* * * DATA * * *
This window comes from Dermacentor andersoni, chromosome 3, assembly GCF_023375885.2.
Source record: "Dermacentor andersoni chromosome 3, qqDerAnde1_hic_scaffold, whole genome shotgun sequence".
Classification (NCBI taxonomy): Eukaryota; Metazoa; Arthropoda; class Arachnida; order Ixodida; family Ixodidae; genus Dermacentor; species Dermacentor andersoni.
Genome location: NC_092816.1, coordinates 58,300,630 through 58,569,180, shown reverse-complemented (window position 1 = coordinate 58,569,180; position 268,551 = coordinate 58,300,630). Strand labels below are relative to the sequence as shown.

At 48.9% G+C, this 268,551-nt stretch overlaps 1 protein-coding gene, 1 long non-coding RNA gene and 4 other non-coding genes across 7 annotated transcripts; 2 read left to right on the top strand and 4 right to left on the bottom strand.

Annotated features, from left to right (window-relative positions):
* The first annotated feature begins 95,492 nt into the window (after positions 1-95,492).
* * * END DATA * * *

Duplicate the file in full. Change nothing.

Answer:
This window comes from Dermacentor andersoni, chromosome 3, assembly GCF_023375885.2.
Source record: "Dermacentor andersoni chromosome 3, qqDerAnde1_hic_scaffold, whole genome shotgun sequence".
Classification (NCBI taxonomy): Eukaryota; Metazoa; Arthropoda; class Arachnida; order Ixodida; family Ixodidae; genus Dermacentor; species Dermacentor andersoni.
Genome location: NC_092816.1, coordinates 58,300,630 through 58,569,180, shown reverse-complemented (window position 1 = coordinate 58,569,180; position 268,551 = coordinate 58,300,630). Strand labels below are relative to the sequence as shown.

At 48.9% G+C, this 268,551-nt stretch overlaps 1 protein-coding gene, 1 long non-coding RNA gene and 4 other non-coding genes across 7 annotated transcripts; 2 read left to right on the top strand and 4 right to left on the bottom strand.

Annotated features, from left to right (window-relative positions):
* The first annotated feature begins 95,492 nt into the window (after positions 1-95,492).